EV batteries still have storage capacity, typically at 80 percent, after theyre removed from their vehicles and can be reclaimed for a “second life” as stationary power sources.

Repurposing Electric Vehicle Batteries

Ken Boyce | UL LLC


What applications can EV batteries have in a “second life”? (utility, residential, etc.)

We expect that repurposed EV batteries may be used in a variety of applications. That definitely includes utility applications; this may be in large-scale applications, but may also take the form of community energy storage.


Each EV battery is, essentially, different due to their auto application history – how do you test something like this that’s not a standard product?

Representative samples of the reconditioned batteries will be subjected to a suite of safety tests to demonstrate the efficacy of the process. Then, each individual battery will need to go through an intense assessment. First, batteries are assessed for their “state of health” through initial screening tests that consider all different types of batteries and types of technologies. EV batteries that are not suited for continued use will be weeded out through additional testing processes that may determine what part of the battery pack can be swapped out, what will be replaced, and what will be disposed of.

The real challenge is finding a method for evaluation of EV batteries that is nondestructive, otherwise we would destroy the battery that this process has been built around. We are still establishing the finalized nondestructive testing criteria for the UL 1974 standard, but we know electrical, thermal and similar tests can provide a good evaluation of the cells, allowing us to evaluate an individual battery’s ‘health’ to see if it is capable of being repurposed. We expect UL 1974 to be published late 2016 or early 2017.


What is UL 1974?

UL 1974 is the standard for the safety of repurposed electric vehicle batteries. It is the testing protocol to certify EV batteries for safe and effective use in a second-life infrastructure application.


Why is UL 1974 important for the future of energy storage?

UL 1974 will help EV batteries be safely and effectively adopted for use in microgrids and other energy storage solutions.

UL 1974 is also crucial for automakers in that it contributes to the economic viability of electric vehicles through the establishment of an effective aftermarket for EV batteries.


How did the need for this 1974 standard come about?

Electric vehicles (EV) are steadily gaining in popularity with both drivers and government officials. There are more than one million navigating the world’s roads as of 2015. Within the next few years, the batteries from the first wave of electric motor vehicles will experience reduced vehicle performance and will reach the end of their automotive lifecycle.

EV batteries still have storage capacity, typically at 80 percent, after they’re removed from their vehicles and can be reclaimed for a “second life” as stationary power sources. This should reduce the need for additional power production and shrink landfill waste.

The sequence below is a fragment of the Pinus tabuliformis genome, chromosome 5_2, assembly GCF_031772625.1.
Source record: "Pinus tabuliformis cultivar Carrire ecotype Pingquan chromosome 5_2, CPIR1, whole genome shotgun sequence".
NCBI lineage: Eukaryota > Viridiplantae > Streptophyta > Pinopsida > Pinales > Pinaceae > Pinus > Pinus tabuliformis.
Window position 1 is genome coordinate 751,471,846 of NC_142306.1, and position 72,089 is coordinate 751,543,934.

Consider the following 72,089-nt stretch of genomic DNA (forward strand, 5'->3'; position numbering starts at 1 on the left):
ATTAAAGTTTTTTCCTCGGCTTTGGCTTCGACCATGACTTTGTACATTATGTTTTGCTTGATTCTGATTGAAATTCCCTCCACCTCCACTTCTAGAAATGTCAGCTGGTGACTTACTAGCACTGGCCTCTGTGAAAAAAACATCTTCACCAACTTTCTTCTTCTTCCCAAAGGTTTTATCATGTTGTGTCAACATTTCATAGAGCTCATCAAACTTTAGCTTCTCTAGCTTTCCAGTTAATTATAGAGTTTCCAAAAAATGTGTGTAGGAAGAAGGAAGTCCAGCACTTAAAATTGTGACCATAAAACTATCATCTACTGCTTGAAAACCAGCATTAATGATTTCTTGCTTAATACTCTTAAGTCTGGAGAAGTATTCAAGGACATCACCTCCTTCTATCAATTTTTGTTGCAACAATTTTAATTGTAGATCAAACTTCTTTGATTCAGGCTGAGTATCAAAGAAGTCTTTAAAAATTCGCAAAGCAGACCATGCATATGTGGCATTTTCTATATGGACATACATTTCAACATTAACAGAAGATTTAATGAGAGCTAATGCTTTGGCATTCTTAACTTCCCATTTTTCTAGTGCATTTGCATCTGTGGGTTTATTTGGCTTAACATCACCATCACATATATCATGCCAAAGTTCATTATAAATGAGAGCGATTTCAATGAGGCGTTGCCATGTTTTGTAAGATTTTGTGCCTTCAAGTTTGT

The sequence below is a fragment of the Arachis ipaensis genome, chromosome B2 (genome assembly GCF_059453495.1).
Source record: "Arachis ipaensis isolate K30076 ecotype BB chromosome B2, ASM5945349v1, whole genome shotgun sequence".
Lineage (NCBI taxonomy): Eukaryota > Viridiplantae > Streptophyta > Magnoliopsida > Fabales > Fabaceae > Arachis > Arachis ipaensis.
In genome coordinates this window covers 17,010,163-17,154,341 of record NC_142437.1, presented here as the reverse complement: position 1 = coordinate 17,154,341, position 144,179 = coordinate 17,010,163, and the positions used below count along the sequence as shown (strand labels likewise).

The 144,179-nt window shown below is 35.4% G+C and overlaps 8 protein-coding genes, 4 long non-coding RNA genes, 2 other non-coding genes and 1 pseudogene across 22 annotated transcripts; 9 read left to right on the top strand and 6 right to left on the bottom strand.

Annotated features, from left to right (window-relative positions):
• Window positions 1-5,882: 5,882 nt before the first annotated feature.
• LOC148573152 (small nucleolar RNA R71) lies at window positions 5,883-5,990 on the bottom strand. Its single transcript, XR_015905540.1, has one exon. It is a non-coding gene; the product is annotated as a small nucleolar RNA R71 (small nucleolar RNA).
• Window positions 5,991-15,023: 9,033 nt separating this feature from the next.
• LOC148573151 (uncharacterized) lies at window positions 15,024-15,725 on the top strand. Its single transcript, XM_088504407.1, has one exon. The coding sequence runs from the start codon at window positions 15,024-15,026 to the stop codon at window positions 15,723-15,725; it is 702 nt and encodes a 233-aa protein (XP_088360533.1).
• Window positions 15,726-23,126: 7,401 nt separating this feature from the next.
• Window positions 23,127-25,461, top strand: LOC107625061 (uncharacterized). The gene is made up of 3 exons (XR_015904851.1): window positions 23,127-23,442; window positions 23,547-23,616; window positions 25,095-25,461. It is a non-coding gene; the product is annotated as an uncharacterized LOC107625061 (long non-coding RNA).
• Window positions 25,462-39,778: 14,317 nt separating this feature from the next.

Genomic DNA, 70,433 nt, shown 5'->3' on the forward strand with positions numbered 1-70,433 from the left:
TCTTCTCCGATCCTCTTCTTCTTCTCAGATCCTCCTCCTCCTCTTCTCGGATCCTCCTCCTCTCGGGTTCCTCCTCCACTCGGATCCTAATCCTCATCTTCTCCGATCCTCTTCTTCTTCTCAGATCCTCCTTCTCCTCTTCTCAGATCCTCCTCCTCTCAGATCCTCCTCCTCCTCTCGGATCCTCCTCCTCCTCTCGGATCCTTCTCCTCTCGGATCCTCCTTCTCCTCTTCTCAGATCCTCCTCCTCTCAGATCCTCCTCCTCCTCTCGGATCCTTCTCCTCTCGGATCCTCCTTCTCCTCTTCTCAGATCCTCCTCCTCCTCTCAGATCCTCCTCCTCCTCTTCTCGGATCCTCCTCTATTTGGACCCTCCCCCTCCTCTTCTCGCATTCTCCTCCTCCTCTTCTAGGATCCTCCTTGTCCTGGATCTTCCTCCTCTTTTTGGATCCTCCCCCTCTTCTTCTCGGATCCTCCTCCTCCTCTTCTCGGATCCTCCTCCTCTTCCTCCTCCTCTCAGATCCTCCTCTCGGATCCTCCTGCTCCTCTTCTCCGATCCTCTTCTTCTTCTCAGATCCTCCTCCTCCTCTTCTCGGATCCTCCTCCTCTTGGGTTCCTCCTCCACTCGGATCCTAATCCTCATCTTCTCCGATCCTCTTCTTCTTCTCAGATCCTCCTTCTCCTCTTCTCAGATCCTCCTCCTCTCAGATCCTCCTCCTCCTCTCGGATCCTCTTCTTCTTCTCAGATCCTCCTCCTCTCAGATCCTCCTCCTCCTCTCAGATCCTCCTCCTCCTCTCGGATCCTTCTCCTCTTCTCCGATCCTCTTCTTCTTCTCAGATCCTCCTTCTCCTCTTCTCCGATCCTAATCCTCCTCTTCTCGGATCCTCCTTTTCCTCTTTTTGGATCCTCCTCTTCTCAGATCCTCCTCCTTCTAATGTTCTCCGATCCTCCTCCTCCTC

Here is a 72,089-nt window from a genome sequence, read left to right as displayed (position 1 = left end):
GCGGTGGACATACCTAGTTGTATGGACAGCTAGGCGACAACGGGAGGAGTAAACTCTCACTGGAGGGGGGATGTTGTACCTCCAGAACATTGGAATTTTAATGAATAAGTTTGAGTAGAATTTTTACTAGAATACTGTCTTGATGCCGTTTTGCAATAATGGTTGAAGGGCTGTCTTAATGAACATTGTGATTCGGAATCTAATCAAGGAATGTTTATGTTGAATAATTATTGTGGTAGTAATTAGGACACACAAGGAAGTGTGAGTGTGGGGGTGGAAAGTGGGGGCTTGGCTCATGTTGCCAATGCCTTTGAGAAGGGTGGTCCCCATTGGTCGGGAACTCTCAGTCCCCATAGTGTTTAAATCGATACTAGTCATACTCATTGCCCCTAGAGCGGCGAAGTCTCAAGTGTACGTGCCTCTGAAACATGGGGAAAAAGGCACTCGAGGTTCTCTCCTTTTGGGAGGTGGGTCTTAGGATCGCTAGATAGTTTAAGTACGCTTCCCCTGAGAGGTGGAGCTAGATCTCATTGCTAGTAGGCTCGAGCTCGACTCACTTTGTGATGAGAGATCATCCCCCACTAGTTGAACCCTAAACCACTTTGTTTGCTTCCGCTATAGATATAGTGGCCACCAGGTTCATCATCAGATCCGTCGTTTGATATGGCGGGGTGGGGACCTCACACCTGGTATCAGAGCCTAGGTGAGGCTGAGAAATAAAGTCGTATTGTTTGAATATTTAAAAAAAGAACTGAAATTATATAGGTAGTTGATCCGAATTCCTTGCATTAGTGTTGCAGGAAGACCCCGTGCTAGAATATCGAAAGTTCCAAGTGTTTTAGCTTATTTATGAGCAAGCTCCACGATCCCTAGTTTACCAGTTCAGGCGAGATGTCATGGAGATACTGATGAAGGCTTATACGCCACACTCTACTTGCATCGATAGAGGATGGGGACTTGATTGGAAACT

For new technology such as repurposing EV batteries to be deployed successfully on a sustained basis, it must first be safe. Standard protocols must be developed for the condition, safety and energy capacity of each individual battery pack before it can be integrated into a stationary energy storage system.


How will the standard be implemented and who will carry out the tests and certifications?

UL will publish the standard as the discussions with technical experts conclude.  UL will be ready to test and certify the products, so that they can bear the familiar UL Mark as a way to establish confidence in the market.

What else is UL doing in the energy storage space/industry?

UL is incredibly active in research, standards development, testing, certification and outreach in the energy sector.  In addition to developing the world’s first standard for safety of energy storage equipment, we are also working on other new standards, including one for distributed energy resource systems. UL led the task group that developed new requirements in the National Electrical Code for energy storage systems and microgrids. We have hosted a series of Lithium Battery Safety Summits in Washington D.C., India, China, and Canada which have brought together the world’s leading experts to address critical battery safety issues.  It’s an exciting time and we are dedicated at UL to making sure we help enable the benefits of energy storage in a safe and sustainable manner.




About Ken Boyce
Ken Boyce is Principal Engineer Director, Energy & Power Technologies at UL LLC. Ken has decades of experience in safety engineering across many sectors.  Most recently he has served as UL’s technical leader for the energy and power sectors, overseeing standards development and technical operations for renewable energy technologies, batteries and energy storage, advanced technology infrastructure, electric vehicle systems, power distribution, factory automation, and related equipment.  Ken is very active in the standards and code development community, and serves as the Chairman of National Electrical Code Panel 1. He represents UL in numerous global energy initiatives such as the IEC Renewable Energy Scheme.  He works closely with US National Laboratories and academic institutions to advance scientific knowledge, including leading a number of significant renewable energy research projects.  Ken holds a Bachelor of Science degree in Electrical Engineering from the Illinois Institute of Technology, is a Registered Professional Engineer in Illinois, and is a Corporate Fellow in the William Henry Merrill Society at UL.



The content & opinions in this article are the author’s and do not necessarily represent the views of AltEnergyMag

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